How the China Initiative Went Wrong

A key anti-espionage effort is mired in accusations of racism and overzealous prosecutions.

By , the senior content manager at Asia Society.
FBI Director Christopher Wray speaks at a press conference about Chinese hacking at the Justice Department in Washington, DC, on December 20, 2018.
FBI Director Christopher Wray speaks at a press conference about Chinese hacking at the Justice Department in Washington, DC, on December 20, 2018.
FBI Director Christopher Wray speaks at a press conference about Chinese hacking at the Justice Department in Washington, DC, on December 20, 2018. Nicholas Kamm/AFP via Getty Images

On Nov. 1, 2018, then-Attorney General Jeff Sessions announced the launch of a new initiative designed to combat Chinese economic espionage, which he said had been increasing rapidly against the United States. Pulling together resources from across the federal government, the China Initiative sought to protect against “new and evolving threats to our economy, not only defense and intelligence targets, but also universities and research institutions.”

“We are here today to say: Enough is enough,” Sessions said. “We’re not going to take it anymore.” Little over three years later, the Justice Department remains committed to repelling the threat from China, which in a recent speech FBI Director Christopher Wray characterized as “more brazen” than ever before. But the China Initiative itself now appears to be on life support.

Last month, federal prosecutors dropped charges against Gang Chen, a professor of mechanical engineering at the Massachusetts Institute of Technology, who was arrested last year for, among other charges, failing to disclose an affiliation with a Chinese university on a grant application he filed with the Energy Department. The government’s retreat from the case followed the September acquittal of Anming Hu, a Chinese-born nanotechnology expert at the University of Tennessee, who had been indicted for fraud and making false statements under the China Initiative in 2020.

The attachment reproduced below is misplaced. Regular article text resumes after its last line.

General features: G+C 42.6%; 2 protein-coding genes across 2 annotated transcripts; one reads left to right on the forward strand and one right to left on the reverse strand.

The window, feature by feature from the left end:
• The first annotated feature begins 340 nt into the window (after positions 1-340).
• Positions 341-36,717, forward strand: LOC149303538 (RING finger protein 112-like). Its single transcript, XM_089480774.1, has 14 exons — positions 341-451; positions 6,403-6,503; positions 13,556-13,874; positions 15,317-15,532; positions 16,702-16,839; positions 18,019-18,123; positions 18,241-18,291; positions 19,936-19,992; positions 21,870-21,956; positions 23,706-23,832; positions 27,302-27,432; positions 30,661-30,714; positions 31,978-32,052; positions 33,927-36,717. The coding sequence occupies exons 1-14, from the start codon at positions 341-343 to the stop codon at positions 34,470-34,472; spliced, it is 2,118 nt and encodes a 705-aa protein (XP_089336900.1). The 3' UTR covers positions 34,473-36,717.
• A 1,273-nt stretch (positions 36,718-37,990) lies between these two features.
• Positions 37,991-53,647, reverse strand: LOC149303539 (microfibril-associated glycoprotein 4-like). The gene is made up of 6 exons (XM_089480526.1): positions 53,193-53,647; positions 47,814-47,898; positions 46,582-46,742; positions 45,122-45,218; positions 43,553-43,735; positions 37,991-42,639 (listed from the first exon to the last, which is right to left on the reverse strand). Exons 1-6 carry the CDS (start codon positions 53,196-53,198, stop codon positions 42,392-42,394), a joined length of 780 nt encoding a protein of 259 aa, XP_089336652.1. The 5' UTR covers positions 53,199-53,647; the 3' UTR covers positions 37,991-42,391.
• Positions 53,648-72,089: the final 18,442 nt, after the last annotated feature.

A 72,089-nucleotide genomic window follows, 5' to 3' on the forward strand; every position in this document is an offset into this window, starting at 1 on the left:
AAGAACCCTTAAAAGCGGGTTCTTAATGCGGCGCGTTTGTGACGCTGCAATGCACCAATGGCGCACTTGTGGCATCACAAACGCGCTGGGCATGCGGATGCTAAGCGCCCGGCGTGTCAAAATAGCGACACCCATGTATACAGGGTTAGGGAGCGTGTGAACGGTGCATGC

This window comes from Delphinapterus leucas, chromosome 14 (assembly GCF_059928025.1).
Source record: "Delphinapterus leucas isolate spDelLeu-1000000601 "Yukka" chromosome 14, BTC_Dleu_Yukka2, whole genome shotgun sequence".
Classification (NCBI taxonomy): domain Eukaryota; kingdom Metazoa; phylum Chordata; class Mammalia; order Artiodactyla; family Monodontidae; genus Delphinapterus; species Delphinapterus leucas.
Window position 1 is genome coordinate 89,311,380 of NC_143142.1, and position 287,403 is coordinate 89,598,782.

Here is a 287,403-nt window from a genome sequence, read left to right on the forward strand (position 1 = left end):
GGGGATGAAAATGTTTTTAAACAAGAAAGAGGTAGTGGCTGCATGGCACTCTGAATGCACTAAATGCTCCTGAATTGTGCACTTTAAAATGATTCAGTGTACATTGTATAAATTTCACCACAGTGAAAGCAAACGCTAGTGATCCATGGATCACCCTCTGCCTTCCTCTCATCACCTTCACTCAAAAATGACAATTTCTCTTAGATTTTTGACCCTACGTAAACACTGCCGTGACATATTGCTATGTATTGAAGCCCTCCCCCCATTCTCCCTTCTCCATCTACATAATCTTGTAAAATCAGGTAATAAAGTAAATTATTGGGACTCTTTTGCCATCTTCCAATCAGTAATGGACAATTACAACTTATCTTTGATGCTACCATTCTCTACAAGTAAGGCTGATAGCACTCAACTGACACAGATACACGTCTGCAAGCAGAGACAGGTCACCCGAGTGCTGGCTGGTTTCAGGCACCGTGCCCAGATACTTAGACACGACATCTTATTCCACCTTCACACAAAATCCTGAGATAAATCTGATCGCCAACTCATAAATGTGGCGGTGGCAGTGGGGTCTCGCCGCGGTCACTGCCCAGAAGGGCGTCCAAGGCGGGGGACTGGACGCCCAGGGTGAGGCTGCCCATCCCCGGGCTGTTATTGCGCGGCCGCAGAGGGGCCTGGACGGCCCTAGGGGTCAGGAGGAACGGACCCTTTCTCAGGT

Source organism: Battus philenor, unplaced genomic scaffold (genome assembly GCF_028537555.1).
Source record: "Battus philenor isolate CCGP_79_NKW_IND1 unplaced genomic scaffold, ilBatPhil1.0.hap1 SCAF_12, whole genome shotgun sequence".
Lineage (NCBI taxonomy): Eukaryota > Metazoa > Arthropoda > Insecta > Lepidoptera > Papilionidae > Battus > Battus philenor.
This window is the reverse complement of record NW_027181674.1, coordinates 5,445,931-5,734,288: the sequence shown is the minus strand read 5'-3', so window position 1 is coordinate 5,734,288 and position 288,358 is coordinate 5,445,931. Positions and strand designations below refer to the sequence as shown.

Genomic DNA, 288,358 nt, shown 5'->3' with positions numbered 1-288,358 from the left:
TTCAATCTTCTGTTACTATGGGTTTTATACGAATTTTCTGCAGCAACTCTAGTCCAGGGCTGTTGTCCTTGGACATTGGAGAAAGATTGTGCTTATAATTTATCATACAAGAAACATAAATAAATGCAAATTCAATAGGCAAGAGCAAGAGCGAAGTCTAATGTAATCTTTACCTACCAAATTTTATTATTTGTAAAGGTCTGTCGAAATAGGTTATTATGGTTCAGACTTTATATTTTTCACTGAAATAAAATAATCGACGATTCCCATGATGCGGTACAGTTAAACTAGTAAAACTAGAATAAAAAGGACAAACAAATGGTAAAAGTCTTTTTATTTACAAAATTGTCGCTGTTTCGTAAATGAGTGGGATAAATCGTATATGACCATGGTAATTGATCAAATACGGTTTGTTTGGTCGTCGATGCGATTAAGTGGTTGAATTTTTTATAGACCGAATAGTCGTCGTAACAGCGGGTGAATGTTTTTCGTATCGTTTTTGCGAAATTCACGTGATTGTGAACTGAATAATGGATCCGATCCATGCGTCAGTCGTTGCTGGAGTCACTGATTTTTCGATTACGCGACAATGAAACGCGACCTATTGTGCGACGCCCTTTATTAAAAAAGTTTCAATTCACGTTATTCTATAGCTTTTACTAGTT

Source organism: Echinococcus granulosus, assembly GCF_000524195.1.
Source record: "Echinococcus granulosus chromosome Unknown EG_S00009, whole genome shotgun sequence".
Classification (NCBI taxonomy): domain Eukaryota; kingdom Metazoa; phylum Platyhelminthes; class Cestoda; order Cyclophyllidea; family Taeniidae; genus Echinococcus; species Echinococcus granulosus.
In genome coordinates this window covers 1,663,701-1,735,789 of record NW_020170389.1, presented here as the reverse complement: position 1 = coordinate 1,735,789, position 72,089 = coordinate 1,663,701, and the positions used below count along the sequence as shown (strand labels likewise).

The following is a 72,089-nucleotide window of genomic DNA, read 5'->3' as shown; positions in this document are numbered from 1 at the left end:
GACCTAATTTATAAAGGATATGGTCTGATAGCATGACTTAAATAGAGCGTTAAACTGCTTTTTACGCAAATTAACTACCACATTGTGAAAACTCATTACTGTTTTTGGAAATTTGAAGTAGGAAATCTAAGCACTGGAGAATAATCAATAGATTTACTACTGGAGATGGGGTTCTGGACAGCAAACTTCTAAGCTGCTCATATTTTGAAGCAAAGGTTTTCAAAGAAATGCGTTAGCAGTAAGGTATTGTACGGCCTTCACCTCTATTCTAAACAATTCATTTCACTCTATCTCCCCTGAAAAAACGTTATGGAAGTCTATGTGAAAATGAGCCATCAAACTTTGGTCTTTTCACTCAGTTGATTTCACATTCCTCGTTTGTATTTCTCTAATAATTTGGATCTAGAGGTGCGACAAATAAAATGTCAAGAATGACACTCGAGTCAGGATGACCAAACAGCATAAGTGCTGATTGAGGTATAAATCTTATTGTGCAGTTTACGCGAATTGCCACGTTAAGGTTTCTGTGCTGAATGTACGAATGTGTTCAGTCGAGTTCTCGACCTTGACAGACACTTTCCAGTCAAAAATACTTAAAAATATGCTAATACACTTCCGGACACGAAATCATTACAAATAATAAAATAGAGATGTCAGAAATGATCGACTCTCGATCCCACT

On Nov. 1, 2018, then-Attorney General Jeff Sessions announced the launch of a new initiative designed to combat Chinese economic espionage, which he said had been increasing rapidly against the United States. Pulling together resources from across the federal government, the China Initiative sought to protect against “new and evolving threats to our economy, not only defense and intelligence targets, but also universities and research institutions.”

“We are here today to say: Enough is enough,” Sessions said. “We’re not going to take it anymore.” Little over three years later, the Justice Department remains committed to repelling the threat from China, which in a recent speech FBI Director Christopher Wray characterized as “more brazen” than ever before. But the China Initiative itself now appears to be on life support.

Last month, federal prosecutors dropped charges against Gang Chen, a professor of mechanical engineering at the Massachusetts Institute of Technology, who was arrested last year for, among other charges, failing to disclose an affiliation with a Chinese university on a grant application he filed with the Energy Department. The government’s retreat from the case followed the September acquittal of Anming Hu, a Chinese-born nanotechnology expert at the University of Tennessee, who had been indicted for fraud and making false statements under the China Initiative in 2020.

The arrests had galvanized vocal opposition from academics, activists, and lawmakers across the country, who warned they would induce a chilling effect in vital exchanges between the United States and China. In September, an open letter to Attorney General Merrick Garland written by more than 170 professors at Stanford University and cosigned by colleagues at several other colleges called for the dissolution of the China Initiative.

They may soon get their wish. The New York Times has reported that the Justice Department is considering retiring the name “China Initiative” and reabsorbing its work into the caseload of the national security division. The statement’s wording is telling: While the name “China Initiative” may disappear, much of the work that underpins it will go on. Nevertheless, the government’s inability to convict Gang is still a setback for what was a major component of the Trump administration’s policy on China. It’s a failure likely to have repercussions beyond the lives of the scientists who were directly implicated.